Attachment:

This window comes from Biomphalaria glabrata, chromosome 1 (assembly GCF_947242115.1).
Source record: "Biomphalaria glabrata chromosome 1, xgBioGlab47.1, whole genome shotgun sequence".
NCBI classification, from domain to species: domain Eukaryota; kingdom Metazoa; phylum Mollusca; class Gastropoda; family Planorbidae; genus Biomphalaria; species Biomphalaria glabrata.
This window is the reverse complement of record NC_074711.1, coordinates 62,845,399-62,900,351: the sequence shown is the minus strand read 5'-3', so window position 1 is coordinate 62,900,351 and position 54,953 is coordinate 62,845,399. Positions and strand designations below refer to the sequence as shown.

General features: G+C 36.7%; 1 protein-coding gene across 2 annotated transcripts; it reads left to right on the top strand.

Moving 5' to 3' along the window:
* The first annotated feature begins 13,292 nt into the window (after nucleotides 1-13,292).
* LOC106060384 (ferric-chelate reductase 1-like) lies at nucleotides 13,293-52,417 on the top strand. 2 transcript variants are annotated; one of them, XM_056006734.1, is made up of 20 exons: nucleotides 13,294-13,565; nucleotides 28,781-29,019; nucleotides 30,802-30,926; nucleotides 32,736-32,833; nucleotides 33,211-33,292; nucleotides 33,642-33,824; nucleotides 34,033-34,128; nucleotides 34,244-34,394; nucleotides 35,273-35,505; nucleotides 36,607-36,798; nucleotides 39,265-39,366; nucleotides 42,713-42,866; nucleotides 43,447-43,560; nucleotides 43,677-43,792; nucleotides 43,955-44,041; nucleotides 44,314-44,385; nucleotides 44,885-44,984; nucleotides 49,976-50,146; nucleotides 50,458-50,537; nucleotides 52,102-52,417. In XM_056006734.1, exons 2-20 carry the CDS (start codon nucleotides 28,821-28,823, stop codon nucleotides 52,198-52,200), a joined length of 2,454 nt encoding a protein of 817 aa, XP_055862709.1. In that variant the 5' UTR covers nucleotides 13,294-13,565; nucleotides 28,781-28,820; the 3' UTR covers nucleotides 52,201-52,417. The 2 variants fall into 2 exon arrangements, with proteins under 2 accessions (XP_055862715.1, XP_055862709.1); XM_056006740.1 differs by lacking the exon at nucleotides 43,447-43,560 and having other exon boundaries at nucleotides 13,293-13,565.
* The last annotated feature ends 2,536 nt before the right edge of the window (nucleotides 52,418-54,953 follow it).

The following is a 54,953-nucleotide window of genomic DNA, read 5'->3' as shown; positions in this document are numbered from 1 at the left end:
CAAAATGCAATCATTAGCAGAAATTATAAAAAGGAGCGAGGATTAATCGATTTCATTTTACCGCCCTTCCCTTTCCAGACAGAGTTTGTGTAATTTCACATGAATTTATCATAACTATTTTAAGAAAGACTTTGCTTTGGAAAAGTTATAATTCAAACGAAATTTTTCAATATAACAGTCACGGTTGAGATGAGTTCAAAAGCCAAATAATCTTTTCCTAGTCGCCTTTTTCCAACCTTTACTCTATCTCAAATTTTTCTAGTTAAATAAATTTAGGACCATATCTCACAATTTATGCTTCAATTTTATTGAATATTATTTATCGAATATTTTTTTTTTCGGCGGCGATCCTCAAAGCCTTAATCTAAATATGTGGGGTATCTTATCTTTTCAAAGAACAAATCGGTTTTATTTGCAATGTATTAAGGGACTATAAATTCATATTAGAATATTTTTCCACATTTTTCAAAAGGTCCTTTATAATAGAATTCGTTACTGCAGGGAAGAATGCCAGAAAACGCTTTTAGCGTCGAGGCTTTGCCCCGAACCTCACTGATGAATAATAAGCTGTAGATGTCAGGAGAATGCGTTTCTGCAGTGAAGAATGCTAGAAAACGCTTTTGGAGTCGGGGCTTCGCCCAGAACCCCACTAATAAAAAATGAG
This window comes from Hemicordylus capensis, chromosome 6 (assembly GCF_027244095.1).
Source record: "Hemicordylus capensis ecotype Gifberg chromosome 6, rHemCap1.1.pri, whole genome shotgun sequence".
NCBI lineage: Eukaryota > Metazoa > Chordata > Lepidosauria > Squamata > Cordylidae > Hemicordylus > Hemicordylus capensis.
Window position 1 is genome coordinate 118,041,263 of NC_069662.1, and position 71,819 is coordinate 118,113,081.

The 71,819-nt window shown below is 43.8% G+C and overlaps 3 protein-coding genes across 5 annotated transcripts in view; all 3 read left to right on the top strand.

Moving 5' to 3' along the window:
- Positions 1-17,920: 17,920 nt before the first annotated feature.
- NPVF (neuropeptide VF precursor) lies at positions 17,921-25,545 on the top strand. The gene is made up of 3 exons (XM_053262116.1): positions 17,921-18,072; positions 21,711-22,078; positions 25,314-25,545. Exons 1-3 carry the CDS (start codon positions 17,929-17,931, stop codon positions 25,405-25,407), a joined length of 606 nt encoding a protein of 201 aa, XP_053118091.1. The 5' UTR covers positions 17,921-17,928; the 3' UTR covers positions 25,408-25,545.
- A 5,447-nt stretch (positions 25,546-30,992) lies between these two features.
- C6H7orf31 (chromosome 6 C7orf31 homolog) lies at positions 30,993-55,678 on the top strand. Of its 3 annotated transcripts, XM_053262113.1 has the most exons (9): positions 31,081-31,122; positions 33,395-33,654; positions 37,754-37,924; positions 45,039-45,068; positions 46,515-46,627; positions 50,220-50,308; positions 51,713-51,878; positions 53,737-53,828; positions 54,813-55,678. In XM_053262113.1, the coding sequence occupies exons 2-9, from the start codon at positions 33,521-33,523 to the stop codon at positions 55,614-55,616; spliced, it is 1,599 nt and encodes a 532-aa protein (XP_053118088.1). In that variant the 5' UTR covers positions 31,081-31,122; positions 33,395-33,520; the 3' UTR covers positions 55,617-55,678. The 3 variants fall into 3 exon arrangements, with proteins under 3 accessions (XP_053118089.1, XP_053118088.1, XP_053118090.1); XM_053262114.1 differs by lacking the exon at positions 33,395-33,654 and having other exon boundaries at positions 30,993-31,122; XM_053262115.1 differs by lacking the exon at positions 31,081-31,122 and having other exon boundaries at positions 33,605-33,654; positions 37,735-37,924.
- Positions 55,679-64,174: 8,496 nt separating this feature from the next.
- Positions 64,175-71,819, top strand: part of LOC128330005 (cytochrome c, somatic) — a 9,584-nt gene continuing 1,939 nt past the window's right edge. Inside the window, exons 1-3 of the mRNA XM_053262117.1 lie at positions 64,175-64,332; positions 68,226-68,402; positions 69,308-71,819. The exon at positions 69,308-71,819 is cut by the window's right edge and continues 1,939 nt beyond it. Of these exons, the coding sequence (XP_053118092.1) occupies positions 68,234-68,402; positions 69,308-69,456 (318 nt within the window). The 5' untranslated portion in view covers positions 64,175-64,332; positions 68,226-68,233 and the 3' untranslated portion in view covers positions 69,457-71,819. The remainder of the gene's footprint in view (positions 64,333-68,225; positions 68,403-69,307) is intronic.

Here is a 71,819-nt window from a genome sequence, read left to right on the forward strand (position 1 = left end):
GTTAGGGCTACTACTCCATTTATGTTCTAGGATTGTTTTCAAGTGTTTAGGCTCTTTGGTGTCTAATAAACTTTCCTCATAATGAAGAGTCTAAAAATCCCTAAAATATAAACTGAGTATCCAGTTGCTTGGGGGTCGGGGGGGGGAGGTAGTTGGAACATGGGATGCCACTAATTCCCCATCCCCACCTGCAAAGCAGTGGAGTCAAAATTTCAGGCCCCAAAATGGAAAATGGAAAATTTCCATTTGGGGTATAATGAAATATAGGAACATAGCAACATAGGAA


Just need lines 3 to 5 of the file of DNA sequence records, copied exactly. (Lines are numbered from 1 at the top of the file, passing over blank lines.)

NCBI classification, from domain to species: domain Eukaryota; kingdom Metazoa; phylum Mollusca; class Gastropoda; family Planorbidae; genus Biomphalaria; species Biomphalaria glabrata.
This window is the reverse complement of record NC_074711.1, coordinates 62,845,399-62,900,351: the sequence shown is the minus strand read 5'-3', so window position 1 is coordinate 62,900,351 and position 54,953 is coordinate 62,845,399. Positions and strand designations below refer to the sequence as shown.

General features: G+C 36.7%; 1 protein-coding gene across 2 annotated transcripts; it reads left to right on the top strand.